Immersive Shakespeare video leads to unprecedented third win for DMU Game Art students

Students from De Montfort University Leicester (DMU) have triumphed again in a national competition to find the best work being done in the UK’s universities.

The Off The Map competition, run by GameCity in conjunction with the British Library, was won by DMU’s Team Quattro – Chris Anka, Perrie Green, Tara Naz, Jade Silver, Jasdey Singh and Joel Wilkins.

It is the third time that DMU Game Art students have won the competition in the four years it has been run. Last year DMU took first, second and third prize in the contest.

Every year, a different challenge is set, on a literary theme.  This year’s was Shakespeare, to accompany the British Library’s exhibition of 400 years since the death of Shakespeare.

Students had to choose one of three themes selected by curators to base their work upon – Castles, The Tempest or A Midsummer Night’s Dream.

Team Quattro’s work was based on The Tempest, which took viewers on a journey through a shipwrecked world, from the shoreline to a mysterious forest.

The group were all second year students when they worked on the project and combined ideas to create environments of a forest, a beach and magical scenes for their winning entry.

One of the team, Tara Naz, said: “It was a complete surprise to win, we didn’t expect it at all. We were all so excited! It was about three months’ work for us to create.”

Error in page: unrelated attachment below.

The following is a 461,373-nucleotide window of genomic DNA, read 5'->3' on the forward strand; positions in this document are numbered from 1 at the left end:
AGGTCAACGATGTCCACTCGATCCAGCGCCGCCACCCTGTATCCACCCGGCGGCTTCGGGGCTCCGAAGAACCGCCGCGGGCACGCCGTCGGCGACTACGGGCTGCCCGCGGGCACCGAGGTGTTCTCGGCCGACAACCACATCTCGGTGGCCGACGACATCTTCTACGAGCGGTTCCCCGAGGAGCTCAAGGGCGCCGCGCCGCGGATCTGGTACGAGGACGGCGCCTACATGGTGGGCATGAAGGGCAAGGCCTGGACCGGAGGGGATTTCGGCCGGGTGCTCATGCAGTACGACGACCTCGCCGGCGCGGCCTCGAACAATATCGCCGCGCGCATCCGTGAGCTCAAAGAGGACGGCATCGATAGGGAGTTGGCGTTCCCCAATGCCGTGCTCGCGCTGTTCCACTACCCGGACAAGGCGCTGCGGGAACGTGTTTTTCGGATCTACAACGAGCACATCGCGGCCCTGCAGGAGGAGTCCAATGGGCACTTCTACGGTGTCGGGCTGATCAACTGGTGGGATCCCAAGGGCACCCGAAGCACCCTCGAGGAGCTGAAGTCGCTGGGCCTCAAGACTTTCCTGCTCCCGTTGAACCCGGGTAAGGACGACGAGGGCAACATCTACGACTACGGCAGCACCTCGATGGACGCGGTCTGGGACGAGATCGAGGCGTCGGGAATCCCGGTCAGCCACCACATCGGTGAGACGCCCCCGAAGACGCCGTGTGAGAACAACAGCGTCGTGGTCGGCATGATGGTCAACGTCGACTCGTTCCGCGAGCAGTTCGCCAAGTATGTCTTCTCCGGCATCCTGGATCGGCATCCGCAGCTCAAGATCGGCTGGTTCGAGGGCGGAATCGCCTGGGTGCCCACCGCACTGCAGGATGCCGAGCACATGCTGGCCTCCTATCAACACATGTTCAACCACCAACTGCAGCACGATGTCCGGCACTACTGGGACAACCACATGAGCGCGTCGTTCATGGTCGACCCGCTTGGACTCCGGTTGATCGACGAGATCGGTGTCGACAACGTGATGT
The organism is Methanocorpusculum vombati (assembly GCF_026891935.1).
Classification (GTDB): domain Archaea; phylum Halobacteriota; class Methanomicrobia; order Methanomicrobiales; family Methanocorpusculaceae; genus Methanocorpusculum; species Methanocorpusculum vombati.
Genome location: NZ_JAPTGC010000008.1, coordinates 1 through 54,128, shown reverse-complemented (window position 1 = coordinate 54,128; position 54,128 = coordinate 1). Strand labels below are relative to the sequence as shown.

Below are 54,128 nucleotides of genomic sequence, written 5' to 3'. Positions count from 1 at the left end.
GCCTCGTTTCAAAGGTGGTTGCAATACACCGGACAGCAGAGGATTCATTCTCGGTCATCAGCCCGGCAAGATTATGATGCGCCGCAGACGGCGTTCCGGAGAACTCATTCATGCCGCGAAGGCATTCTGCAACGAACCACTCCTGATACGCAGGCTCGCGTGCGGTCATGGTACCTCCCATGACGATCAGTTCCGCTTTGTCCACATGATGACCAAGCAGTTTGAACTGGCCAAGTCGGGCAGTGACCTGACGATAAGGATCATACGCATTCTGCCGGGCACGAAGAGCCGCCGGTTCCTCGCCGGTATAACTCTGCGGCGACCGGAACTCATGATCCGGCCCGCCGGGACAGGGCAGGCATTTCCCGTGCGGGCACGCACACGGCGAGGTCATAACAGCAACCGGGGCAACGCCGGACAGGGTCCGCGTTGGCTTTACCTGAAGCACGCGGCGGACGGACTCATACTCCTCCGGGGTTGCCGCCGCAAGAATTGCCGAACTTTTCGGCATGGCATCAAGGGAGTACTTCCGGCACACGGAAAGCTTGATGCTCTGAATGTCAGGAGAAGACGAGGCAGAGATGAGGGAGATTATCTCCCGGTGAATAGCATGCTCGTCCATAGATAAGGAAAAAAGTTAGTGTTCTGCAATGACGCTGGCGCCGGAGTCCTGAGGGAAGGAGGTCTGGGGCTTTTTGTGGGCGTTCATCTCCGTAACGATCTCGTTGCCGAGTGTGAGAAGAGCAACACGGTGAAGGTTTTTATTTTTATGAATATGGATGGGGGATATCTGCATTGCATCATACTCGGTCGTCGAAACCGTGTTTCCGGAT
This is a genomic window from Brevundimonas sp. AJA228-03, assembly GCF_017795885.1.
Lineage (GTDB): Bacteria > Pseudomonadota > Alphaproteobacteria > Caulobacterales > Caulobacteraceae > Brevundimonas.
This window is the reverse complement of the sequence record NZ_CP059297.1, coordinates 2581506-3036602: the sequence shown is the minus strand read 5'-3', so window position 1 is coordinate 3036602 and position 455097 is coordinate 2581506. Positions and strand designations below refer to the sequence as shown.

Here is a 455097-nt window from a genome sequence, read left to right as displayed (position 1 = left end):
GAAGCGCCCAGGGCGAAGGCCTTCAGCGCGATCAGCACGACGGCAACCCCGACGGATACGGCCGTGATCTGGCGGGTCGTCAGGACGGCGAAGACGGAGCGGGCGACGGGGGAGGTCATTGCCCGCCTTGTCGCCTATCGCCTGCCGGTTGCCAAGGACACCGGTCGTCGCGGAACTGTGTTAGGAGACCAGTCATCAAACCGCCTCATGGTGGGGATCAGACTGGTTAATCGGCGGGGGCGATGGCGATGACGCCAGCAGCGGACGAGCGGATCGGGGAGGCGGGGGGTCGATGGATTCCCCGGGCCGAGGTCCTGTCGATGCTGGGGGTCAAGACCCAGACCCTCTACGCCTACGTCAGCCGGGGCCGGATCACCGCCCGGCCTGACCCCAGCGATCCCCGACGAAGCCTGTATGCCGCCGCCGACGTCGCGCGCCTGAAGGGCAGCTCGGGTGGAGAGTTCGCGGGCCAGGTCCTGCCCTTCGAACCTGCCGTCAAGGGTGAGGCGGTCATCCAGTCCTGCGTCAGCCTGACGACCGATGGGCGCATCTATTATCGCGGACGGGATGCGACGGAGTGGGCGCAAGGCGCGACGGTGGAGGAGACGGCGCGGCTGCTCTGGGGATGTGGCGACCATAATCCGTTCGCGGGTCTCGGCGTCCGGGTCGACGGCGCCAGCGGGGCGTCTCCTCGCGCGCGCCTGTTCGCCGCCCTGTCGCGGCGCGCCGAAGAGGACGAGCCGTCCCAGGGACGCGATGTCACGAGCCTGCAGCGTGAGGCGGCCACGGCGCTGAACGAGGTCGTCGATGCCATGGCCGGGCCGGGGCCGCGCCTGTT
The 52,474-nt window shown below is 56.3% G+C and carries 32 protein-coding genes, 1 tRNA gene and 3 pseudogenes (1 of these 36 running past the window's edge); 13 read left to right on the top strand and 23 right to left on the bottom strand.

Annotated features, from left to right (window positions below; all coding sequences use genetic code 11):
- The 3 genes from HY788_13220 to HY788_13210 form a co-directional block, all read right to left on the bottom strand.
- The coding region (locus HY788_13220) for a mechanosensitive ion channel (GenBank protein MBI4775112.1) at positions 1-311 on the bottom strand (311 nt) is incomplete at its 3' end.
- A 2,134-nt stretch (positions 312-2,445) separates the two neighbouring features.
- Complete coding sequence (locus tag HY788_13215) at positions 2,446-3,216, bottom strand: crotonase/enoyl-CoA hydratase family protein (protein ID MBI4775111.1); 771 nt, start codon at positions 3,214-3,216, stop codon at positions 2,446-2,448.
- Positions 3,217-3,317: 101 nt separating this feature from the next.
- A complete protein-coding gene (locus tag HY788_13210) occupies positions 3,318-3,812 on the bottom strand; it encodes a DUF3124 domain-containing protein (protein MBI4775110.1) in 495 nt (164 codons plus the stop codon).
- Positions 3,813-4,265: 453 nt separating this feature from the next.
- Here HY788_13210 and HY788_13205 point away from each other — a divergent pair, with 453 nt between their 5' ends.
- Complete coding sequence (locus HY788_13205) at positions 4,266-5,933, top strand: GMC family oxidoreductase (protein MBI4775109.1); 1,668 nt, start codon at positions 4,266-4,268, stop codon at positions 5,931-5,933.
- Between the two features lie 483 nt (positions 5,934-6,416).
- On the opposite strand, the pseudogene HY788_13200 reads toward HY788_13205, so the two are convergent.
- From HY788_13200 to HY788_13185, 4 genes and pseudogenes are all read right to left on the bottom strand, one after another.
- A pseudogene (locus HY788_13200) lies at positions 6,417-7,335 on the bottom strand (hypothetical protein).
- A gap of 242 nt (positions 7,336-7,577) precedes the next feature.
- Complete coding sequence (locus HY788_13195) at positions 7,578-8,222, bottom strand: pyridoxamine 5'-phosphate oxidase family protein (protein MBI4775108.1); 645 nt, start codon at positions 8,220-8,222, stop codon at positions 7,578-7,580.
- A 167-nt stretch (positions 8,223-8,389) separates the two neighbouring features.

Judges described the winning game as “evocative, immersive”. Shakespearian scholar Dr Erin Sullivan said: “It introduces players to the story of the play in a deep, thoughtful way.’

Dr Abigail Parry, poet in residence at the National Videogame Arcade, said: "I was head-over-heels for the metatextual element of this submission – you had me at the stage door. It was good, too, to see source text daubed on the caves walls – for me, the greatest strength of the submission was that it succeeded in synthesising text, assets and game environment in a way that was both engaging and beautiful.

“Also to be commended was the attention to detail – the prop storm clouds were a delight.  The individual domains were characterful, and the story welcome without being obtrusive.  Most of all, it displayed a real interest in – and affection for - the play. I would want to play this game, and would be equally proud to teach with it."

The finals were held at GameCity, the national video arcade based in Nottingham.

Judges were: Sarah Ellis, Head of Digital Development at the Royal Shakespeare Company; Dr Abigail Parry, Poet in Residence at the National Videogame Arcade; Dr Erin Sullivan, Shakespeare Institute Senior Lecturer at the University of Birmingham; Cheryl Tipp, Wildlife and Environmental Sounds Curator at the British Library and Zoë Wilcox, Lead Curator of the Shakespeare Exhibition at the British Library.

Posted on: Monday 31 October 2016

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